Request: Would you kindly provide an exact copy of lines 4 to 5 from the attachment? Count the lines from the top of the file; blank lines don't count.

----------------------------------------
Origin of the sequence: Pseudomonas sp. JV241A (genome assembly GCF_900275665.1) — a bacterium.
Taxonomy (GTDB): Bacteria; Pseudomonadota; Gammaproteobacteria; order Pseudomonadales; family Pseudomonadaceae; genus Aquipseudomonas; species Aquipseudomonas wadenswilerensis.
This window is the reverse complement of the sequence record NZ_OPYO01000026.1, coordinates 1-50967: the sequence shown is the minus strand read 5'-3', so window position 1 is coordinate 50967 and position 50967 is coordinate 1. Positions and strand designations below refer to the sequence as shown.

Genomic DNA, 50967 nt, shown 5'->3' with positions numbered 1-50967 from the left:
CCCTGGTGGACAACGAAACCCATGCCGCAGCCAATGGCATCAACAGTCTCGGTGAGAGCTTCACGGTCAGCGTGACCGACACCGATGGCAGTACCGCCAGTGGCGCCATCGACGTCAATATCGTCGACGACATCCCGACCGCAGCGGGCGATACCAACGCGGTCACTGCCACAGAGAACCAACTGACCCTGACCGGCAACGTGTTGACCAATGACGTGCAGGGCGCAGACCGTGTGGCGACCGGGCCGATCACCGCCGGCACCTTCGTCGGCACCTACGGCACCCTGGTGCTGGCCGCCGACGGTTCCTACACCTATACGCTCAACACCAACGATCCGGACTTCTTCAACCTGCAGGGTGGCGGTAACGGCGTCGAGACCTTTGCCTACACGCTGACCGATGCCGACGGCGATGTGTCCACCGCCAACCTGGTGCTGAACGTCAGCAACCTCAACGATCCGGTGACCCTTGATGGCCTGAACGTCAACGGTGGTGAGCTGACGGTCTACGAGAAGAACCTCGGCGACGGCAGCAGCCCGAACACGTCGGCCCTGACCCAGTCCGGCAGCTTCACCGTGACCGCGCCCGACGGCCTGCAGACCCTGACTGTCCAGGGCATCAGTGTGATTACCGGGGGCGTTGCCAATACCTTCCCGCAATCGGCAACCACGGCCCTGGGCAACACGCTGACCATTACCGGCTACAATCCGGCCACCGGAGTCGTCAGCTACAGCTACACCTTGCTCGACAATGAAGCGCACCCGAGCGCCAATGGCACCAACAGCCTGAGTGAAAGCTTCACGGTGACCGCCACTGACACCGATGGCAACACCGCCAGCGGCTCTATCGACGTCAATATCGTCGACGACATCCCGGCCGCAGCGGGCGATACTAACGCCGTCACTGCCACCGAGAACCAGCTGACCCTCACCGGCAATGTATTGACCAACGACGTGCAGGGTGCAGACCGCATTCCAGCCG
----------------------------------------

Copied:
Genomic DNA, 50967 nt, shown 5'->3' with positions numbered 1-50967 from the left:
CCCTGGTGGACAACGAAACCCATGCCGCAGCCAATGGCATCAACAGTCTCGGTGAGAGCTTCACGGTCAGCGTGACCGACACCGATGGCAGTACCGCCAGTGGCGCCATCGACGTCAATATCGTCGACGACATCCCGACCGCAGCGGGCGATACCAACGCGGTCACTGCCACAGAGAACCAACTGACCCTGACCGGCAACGTGTTGACCAATGACGTGCAGGGCGCAGACCGTGTGGCGACCGGGCCGATCACCGCCGGCACCTTCGTCGGCACCTACGGCACCCTGGTGCTGGCCGCCGACGGTTCCTACACCTATACGCTCAACACCAACGATCCGGACTTCTTCAACCTGCAGGGTGGCGGTAACGGCGTCGAGACCTTTGCCTACACGCTGACCGATGCCGACGGCGATGTGTCCACCGCCAACCTGGTGCTGAACGTCAGCAACCTCAACGATCCGGTGACCCTTGATGGCCTGAACGTCAACGGTGGTGAGCTGACGGTCTACGAGAAGAACCTCGGCGACGGCAGCAGCCCGAACACGTCGGCCCTGACCCAGTCCGGCAGCTTCACCGTGACCGCGCCCGACGGCCTGCAGACCCTGACTGTCCAGGGCATCAGTGTGATTACCGGGGGCGTTGCCAATACCTTCCCGCAATCGGCAACCACGGCCCTGGGCAACACGCTGACCATTACCGGCTACAATCCGGCCACCGGAGTCGTCAGCTACAGCTACACCTTGCTCGACAATGAAGCGCACCCGAGCGCCAATGGCACCAACAGCCTGAGTGAAAGCTTCACGGTGACCGCCACTGACACCGATGGCAACACCGCCAGCGGCTCTATCGACGTCAATATCGTCGACGACATCCCGGCCGCAGCGGGCGATACTAACGCCGTCACTGCCACCGAGAACCAGCTGACCCTCACCGGCAATGTATTGACCAACGACGTGCAGGGTGCAGACCGCATTCCAGCCG